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Enjoy The Silence

Adam and Eve’s quiet times with God must have been pretty darn good. I mean, what else was there to do in the garden? Pull weeds? Life was simple back then. A world devoid of television and the Internet. Today we have plenty of diversions to compete for our attention. What we don’t have is enough silence.

Now don’t get me wrong. I like my diversions just like the next guy. I get separation anxiety when I’m not with my iPod for more than a day. There’s nothing inherently wrong with these things. But at some point, small diversions evolve into larger distractions. They eat up free time like hungry catfish in a filthy fish tank, keeping us from experiencing something much greater. They become “filler.”

The alternative is silence. It’s understandable why most of us steer clear of it. Silence often leads to boredom. We’d much rather be entertained or, at the very least, busy. Truth is, today’s society echoes the painful reality of Nirvana’s lyrics: “Here we are now. Entertain us.” It’s as if the earth revolves around us. Silence also makes us keenly aware of stuff we’d rather not deal with. Instead of looking deeply within, we’d rather fill our time with things that hover safely above the surface. God’s voice eventually gets drowned out by an audio-visual symphony.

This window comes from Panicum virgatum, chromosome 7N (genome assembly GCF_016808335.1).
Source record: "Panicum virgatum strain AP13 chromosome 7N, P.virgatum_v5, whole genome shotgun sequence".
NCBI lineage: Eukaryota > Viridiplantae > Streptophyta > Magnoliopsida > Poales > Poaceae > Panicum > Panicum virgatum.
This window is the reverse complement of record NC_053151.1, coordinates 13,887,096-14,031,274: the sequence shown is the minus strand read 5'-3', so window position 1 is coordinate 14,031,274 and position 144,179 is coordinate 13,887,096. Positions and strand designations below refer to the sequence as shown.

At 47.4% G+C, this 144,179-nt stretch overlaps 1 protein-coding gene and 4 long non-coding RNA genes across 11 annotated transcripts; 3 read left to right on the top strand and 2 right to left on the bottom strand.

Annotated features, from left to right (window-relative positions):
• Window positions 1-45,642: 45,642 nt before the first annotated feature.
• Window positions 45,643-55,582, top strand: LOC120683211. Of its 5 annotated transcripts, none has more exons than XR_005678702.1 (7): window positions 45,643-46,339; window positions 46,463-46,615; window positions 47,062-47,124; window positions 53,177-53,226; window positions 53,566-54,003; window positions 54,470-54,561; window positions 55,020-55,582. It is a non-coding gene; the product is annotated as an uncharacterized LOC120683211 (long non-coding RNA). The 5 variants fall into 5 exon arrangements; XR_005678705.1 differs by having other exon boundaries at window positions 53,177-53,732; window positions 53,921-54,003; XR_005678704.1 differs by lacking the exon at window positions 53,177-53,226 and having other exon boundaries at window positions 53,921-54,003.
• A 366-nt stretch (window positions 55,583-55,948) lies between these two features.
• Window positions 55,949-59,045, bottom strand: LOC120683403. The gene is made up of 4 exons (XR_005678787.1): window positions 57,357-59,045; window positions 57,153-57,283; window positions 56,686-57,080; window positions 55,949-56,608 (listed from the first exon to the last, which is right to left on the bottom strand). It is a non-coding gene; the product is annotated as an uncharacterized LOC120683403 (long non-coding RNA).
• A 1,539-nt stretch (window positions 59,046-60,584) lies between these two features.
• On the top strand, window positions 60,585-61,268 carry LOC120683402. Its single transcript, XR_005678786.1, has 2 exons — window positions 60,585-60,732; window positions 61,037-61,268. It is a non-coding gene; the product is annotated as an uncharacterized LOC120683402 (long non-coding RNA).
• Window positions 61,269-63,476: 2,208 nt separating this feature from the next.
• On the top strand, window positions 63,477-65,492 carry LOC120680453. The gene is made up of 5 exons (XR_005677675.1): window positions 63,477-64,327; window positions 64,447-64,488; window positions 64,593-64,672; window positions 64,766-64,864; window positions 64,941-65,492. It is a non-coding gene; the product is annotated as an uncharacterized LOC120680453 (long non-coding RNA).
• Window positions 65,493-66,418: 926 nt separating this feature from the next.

Ironically, there are times when even my quiet times with God are noisy. I find myself doing all the talking with no room for listening. They are, in essence, one-way conversations. My life, in general, is prone to mimicking that same busyness: always doing something, always meeting someone, always going somewhere and never leaving enough time for God in an overly cramped PalmPilot.

“In the spiritual life, the word ‘discipline’ means ‘the effort to create some space in which God can act.’ Discipline means to prevent everything in your life from being filled up. Discipline means that somewhere you’re not occupied, and certainly not preoccupied. In the spiritual life, discipline means to create that space in which something can happen that you hadn’t planned or counted on.”—Henri Nouwen

I’ve come to realize the only way I can truly hear God is to carve out that space that Henri Nouwen writes about: a portion of every day devoted to silence and meditation. Meditation isn’t the super-spiritual exercise we may think it is. In his book Celebration of Discipline, Richard Foster says: “Christian meditation, very simply, is the ability to hear God’s voice and obey His word.” That’s all. OK, easier said than done. But even if I don’t capture a revelation of sorts during meditation, I’m learning to simply enjoy His presence.

Meditation begins with quieting our hearts and minds. But it also helps to designate a “quiet zone,” a place where we won’t allow other distractions to infiltrate. It can be a couch in our living room or a bench in the park. There are no set guidelines to meditation. Sometimes it lasts five minutes. Sometimes it takes an entire weekend in the form of a personal retreat. Slowing down and removing some of the “filler” in our lives allows us to connect with God on a deeper level. What He reveals to us in the silence is simply amazing: Himself.

[Calvin Lai is a copywriter at an ad agency in New York City. He’s currently trying to find a little peace and quiet in the city that never sleeps.]

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